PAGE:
Bingo, Young Vic Theatre | Theatre reviews, news & interviews
Bingo, Young Vic Theatre
Edward Bond's play about a tired, rich Shakespeare who spends his money unkindly
Bingo: Scenes of Money and Death is the misleading, jokey title of a play about Shakespeare in his ignoble last years, unable to write further, isolated from his beloved London, and hemmed in by local politics. Shakespeare is invited to become a town councillor! To take sides in a dispute about land enclosures! It’s a cracking re-visioning of the genius whom films and myth have preserved in the aspic of lusty, piratic eloquence.
In Edward Bond's creation of 1974, Shakespeare is a middle-class capitalist literary squire, who sits in his big Stratford garden, rich, lionised and 52 (old, in those days), hasn’t written anything for five years since The Tempest, has a moaning wife he can’t abide, a nagging daughter, an oversexed old gardener, a brash landowner neighbour, and a fear that without his words he’s dying. He is asked to get involved in other people's desperate lives - a vagrant woman living off prostitution begs for help, an angry young man urges the peasants to resist enclosures - but Shakespeare signs up with the landowners to buy himself peace and quiet.
Bond was 40 when he wrote the play, and perhaps that’s why the attacks he sets up upon his Shakespeare feel like that of a son vigorously trying to land a telling blow on his father. It almost works, because in Sir Patrick Stewart’s performance you can so easily believe in the life portrayed. Writer’s burn-out is both risible and tragic - cocky Bond wants to suggest that moral burn-out was a relevant factor. In the fleetest and best scene, a jealous Ben Jonson (charismatic Richard McCabe in enormous, swelling breeches) beards Shakespeare in a Stratford pub, getting him drunk, taunting him with his air of superiority over other playwrights, with sitting in his rich man’s garden while the Globe burns down, with losing his touch. “You’ve been writing some peculiar stuff lately - what was The Winter’s Tale about?” he jeers. Stewart just sits and stares at him through narrowed eyes, saying nothing, and draining another goblet. (Stewart and McCabe, pictured right)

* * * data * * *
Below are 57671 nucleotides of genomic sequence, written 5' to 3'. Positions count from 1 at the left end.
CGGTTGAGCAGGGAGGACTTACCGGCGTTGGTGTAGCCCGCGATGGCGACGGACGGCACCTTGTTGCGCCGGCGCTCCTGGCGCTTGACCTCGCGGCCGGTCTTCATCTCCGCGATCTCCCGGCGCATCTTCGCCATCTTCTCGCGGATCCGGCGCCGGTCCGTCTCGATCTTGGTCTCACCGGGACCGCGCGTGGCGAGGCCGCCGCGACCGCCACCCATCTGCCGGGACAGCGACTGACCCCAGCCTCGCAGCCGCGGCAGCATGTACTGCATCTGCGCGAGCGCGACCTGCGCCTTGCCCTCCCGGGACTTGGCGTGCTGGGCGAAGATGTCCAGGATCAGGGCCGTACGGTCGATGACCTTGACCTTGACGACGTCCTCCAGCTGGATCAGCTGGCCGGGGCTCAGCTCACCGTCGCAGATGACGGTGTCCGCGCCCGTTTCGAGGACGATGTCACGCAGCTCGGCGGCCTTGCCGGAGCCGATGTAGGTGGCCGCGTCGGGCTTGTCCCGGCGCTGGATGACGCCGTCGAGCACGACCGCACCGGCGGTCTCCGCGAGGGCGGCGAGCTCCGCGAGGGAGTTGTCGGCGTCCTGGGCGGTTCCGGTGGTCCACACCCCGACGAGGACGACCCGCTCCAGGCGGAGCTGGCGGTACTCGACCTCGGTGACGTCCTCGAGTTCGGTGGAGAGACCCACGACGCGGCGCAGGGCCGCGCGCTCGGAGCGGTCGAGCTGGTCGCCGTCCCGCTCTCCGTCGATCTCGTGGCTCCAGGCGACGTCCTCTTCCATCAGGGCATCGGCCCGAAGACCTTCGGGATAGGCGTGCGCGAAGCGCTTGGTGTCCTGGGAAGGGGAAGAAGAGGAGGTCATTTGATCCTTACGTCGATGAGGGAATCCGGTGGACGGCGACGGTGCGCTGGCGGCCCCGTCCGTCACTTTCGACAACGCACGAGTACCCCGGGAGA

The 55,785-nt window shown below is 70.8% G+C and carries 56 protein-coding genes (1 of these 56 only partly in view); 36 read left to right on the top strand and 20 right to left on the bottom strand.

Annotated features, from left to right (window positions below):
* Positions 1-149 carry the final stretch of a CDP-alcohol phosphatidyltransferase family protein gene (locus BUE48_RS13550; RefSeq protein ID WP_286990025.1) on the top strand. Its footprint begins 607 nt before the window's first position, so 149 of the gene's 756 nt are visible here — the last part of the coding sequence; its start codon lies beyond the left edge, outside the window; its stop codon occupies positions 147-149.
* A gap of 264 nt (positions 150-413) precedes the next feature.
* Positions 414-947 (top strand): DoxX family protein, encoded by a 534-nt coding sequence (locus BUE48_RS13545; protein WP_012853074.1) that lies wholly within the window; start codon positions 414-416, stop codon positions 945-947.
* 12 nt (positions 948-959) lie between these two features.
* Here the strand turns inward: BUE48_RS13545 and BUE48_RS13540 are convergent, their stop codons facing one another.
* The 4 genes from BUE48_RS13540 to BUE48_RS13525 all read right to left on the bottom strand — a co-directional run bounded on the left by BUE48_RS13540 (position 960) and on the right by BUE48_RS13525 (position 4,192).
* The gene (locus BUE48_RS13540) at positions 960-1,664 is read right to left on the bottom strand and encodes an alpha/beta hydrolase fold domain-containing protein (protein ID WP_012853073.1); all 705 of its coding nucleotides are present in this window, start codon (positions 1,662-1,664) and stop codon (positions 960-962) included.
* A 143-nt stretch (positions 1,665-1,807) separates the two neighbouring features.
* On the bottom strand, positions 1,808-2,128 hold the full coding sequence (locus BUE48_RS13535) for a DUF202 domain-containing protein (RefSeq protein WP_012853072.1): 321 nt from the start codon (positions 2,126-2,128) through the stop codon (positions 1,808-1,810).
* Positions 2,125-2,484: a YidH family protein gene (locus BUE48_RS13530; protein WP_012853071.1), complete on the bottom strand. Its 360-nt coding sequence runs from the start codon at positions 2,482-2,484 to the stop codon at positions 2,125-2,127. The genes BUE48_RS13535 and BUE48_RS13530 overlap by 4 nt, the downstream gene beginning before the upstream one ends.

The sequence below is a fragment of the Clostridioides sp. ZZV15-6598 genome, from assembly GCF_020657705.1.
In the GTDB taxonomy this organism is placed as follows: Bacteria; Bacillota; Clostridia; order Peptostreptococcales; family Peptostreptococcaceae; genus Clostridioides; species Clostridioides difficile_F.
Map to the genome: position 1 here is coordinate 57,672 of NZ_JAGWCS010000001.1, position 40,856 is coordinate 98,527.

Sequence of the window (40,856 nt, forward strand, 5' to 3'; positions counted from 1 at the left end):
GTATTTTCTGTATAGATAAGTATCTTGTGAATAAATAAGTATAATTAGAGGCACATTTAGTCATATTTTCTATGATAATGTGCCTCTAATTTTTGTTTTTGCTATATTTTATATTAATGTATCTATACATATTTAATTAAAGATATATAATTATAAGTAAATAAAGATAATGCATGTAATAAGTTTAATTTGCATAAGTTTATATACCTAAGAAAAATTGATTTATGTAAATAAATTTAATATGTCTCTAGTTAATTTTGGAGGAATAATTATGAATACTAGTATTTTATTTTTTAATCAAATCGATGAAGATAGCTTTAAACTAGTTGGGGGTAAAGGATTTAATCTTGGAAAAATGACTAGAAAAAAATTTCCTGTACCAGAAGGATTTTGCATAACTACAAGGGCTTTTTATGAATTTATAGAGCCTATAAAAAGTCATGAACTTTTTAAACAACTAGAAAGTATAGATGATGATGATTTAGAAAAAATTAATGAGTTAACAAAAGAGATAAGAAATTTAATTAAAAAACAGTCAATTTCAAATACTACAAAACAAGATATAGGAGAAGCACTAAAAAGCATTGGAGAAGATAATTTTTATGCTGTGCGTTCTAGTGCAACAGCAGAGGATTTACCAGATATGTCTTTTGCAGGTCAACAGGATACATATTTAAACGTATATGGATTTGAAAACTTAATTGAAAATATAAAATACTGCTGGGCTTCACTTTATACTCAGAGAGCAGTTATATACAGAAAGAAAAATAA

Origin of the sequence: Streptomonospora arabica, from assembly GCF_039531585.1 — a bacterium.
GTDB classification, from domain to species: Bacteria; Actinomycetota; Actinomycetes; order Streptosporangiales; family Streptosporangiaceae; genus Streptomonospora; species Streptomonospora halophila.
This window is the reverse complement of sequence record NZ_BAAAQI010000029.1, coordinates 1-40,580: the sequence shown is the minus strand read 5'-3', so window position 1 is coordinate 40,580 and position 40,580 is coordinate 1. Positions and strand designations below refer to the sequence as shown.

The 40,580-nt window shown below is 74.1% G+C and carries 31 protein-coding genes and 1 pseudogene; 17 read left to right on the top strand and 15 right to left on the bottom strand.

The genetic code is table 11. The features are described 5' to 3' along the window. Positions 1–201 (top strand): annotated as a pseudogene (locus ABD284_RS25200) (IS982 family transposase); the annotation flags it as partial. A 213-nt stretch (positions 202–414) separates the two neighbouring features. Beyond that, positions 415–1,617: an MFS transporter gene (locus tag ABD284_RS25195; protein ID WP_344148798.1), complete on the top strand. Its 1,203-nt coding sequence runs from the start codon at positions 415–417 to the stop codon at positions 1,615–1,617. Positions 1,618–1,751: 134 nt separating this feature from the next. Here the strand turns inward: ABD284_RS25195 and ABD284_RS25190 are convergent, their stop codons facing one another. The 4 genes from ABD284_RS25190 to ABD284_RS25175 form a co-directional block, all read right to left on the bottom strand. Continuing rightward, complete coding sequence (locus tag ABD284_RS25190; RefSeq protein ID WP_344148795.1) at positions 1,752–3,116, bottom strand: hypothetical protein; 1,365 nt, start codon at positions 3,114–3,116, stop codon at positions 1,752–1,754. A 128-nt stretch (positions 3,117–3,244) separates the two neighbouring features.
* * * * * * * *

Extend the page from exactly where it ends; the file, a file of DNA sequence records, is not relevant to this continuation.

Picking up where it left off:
It's a damn good set-up, not nice but plausible - still I’m not sure that this really adds up to a play about characters who change, rather than a tiptilted hommage. The simple-minded gardener (struck accidentally by an axe in someone else’s fight - a ghoulishly funny idea) has shades of Poor Tom about him as Shakespeare has shades of Lear. The stand-off between the religious-zealot son and Matthew Marsh’s excellently smug landowner, Combe, is a black-and-white affair.
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